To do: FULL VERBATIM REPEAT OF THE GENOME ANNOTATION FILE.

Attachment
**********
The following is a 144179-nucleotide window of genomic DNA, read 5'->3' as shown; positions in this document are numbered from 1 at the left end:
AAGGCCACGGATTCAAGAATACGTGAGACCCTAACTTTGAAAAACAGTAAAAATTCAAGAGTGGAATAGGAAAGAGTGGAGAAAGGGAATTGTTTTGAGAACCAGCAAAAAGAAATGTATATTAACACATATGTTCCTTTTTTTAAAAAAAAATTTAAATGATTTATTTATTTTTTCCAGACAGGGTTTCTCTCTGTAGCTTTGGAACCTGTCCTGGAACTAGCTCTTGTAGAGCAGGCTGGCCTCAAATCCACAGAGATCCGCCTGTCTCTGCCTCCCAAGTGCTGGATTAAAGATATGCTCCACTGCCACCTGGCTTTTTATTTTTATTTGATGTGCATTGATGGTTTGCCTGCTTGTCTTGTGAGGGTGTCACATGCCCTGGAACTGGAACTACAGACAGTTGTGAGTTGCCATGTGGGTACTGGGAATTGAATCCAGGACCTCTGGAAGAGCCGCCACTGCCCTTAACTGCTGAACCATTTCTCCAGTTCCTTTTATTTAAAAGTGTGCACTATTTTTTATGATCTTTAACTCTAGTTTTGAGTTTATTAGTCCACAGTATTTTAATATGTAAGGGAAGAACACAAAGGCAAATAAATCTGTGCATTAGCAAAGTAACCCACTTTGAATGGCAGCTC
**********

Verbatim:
The following is a 144179-nucleotide window of genomic DNA, read 5'->3' as shown; positions in this document are numbered from 1 at the left end:
AAGGCCACGGATTCAAGAATACGTGAGACCCTAACTTTGAAAAACAGTAAAAATTCAAGAGTGGAATAGGAAAGAGTGGAGAAAGGGAATTGTTTTGAGAACCAGCAAAAAGAAATGTATATTAACACATATGTTCCTTTTTTTAAAAAAAAATTTAAATGATTTATTTATTTTTTCCAGACAGGGTTTCTCTCTGTAGCTTTGGAACCTGTCCTGGAACTAGCTCTTGTAGAGCAGGCTGGCCTCAAATCCACAGAGATCCGCCTGTCTCTGCCTCCCAAGTGCTGGATTAAAGATATGCTCCACTGCCACCTGGCTTTTTATTTTTATTTGATGTGCATTGATGGTTTGCCTGCTTGTCTTGTGAGGGTGTCACATGCCCTGGAACTGGAACTACAGACAGTTGTGAGTTGCCATGTGGGTACTGGGAATTGAATCCAGGACCTCTGGAAGAGCCGCCACTGCCCTTAACTGCTGAACCATTTCTCCAGTTCCTTTTATTTAAAAGTGTGCACTATTTTTTATGATCTTTAACTCTAGTTTTGAGTTTATTAGTCCACAGTATTTTAATATGTAAGGGAAGAACACAAAGGCAAATAAATCTGTGCATTAGCAAAGTAACCCACTTTGAATGGCAGCTC